In 1989, Dr. Droegemeier co-founded the NSF Science and Technology Center (STC) for Analysis and Prediction of Storms (CAPS), serving as director from 1994 until 2006.  As director of the CAPS model development project for 5 years, he managed the creation of a multi-scale numerical prediction system that has helped pioneer the science of storm-scale numerical forecasting. This computer model was a finalist for the 1993 National Gordon Bell Prize in High Performance Computing. In 1997, Dr. Droegemeier received the Discover Magazine Award for Technology Innovation (computer software category), and also in 1997 CAPS was awarded the Computerworld Smithsonian Award (science category). Dr. Droegemeier also is a recipient of the NSF Pioneer Award and the Federal Aviation Administration’s Excellence in Aviation Award. In 1999, Dr. Droegemeier incorporated Weather Decision Technologies, which now has offices both in the US and abroad. From 1999-2001, he wrote a daily weather science column for the Daily Oklahoman newspaper and in 2003, co-founded the NSF Engineering Research Center for Collaborative Adaptive Sensing of the Atmosphere (CASA), serving for many years as its deputy director.

In 2004, Dr. Droegemeier was appointed by President George W. Bush to a 6-year term on the National Science Board, the governing body of the National Science Foundation that also provides science policy guidance to the Congress and President. He chaired the Board’s standing Committee on Programs and Plans and Task force on Cost Sharing, and co-chaired the Hurricane Research Task Force. In 2010, Dr. Droegemeier was nominated by President Barack Obama for a second term on the National Science Board (Senate confirmation pending).

In 2005, Dr. Droegemeier was appointed Associate Vice President for Research and in 2009, Vice President for Research at the University of Oklahoma. He is a Fellow of the American Meteorological Society, former Chairman of the Board of the University Corporation Atmospheric Research, former member of the Microsoft Research Corporation External Advisory Board, and current member of the Boards of Oak Ridge Associated Universities, Oak Ridge Associated Universities Foundation, Council on Governmental Relations, National Weather Museum and Science Center, and Norman, Oklahoma Chamber of Commerce. He also is a Trustee of Southeastern Universities Research Association.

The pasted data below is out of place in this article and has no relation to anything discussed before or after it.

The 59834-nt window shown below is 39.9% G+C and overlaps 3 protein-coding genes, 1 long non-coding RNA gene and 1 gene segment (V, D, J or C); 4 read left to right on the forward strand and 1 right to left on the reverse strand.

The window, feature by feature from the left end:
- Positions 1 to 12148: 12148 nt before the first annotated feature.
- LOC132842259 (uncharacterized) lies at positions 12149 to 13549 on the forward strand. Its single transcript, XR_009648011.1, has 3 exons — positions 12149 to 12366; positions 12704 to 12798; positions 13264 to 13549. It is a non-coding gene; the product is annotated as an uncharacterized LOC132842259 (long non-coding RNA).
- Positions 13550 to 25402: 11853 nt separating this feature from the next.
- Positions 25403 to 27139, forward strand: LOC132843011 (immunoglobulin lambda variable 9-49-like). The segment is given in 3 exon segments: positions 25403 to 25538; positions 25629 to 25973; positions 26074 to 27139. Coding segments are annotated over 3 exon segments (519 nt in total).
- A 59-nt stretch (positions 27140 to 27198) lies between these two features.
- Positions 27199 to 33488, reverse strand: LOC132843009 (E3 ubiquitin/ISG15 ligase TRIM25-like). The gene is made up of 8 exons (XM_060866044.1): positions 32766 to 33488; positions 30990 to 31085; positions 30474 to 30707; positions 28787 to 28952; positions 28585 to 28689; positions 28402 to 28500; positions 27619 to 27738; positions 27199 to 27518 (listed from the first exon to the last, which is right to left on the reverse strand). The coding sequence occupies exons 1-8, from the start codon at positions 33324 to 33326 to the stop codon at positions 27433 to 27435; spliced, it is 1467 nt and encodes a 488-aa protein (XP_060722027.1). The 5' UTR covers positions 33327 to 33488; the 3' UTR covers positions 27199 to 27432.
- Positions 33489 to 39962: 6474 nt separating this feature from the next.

Accomplishments as Vice President for Research

Upon becoming Vice President for Research, Dr. Droegemeier launched Aspire 2020, a bold strategic planning initiative that centers on the goal of OU becoming the Nation’s foremost public comprehensive research university of its size.  Aspire 2020 involves three objectives:  Transforming Research Culture, Transforming Research Engagement, and Transforming Research Competitiveness.  Aspire 2020 does not involve creating a written plan, but instead serves as both a practical framework as well as a philosophy for continuously advancing research and creative activities.  New practices and paradigms created as part of Aspire 2020 are helping OU achieve its full potential as one of the Nation’s research powerhouses, and to date, numerous initiatives have been launched in direct response to Aspire 2020.

Specifically, the Center for Research Program Development and Enrichment (CRPDE) was recently created to assist faculty in developing their research programs as well as grant proposals.  A Strategic Initiative in Defense, Security and Intelligence (DSI) Research is opening new doors of opportunity in areas for which OU traditionally has been less engaged, and a Research Liaison Program has been established whereby one faculty member in each academic department and program serves as a point of contact to the Office of the Vice President for Research.  A new Vice President for Research Awards Program was initiated, and the Research Council recently conducted a pilot program on Potentially Transformative Research that resulted in two internal grants to faculty, one of $50K and one of nearly $40K.  A new competitive seed funding initiative, known as the Faculty Research Challenge Grant Program, is providing over $0.5 million per year to initiate new projects that show promise for long-term growth.

New emphasis is being placed on multidisciplinary research and especially bold, imaginative engagements with Federal agencies and private industry.  A major goal is to establish on the Norman Campus another meaningful Federal agency presence to complement the several outstanding NOAA organizations now in place.  The Norman Campus soon will establish a Center for Applied Research and Development (CARD) to support new types of grants and contracts, particularly those in areas of defense and national security, and launch a Faculty Leadership Academy.  And with great excitement, OU is developing a new vision for its Research Campus, which is closing in on one million square feet of developed space and now houses more than 350 private employees among more than a dozen companies.